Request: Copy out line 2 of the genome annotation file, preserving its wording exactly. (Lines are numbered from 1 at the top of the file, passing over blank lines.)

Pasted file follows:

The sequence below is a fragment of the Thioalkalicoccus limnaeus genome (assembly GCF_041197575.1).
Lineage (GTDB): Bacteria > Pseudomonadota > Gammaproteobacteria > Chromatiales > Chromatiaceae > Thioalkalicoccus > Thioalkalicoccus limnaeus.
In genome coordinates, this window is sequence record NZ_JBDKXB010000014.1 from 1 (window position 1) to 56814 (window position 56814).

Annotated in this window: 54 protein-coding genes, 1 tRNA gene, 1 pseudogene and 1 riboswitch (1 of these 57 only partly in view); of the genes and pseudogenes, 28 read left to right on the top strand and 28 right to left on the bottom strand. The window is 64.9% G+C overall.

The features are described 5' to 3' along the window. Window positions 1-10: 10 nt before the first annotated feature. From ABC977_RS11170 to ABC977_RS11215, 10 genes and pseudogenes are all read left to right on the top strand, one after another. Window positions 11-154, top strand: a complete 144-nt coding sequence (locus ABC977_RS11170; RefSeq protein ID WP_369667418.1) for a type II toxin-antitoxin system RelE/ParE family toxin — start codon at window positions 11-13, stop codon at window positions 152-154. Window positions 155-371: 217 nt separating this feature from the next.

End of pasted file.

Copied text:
Lineage (GTDB): Bacteria > Pseudomonadota > Gammaproteobacteria > Chromatiales > Chromatiaceae > Thioalkalicoccus > Thioalkalicoccus limnaeus.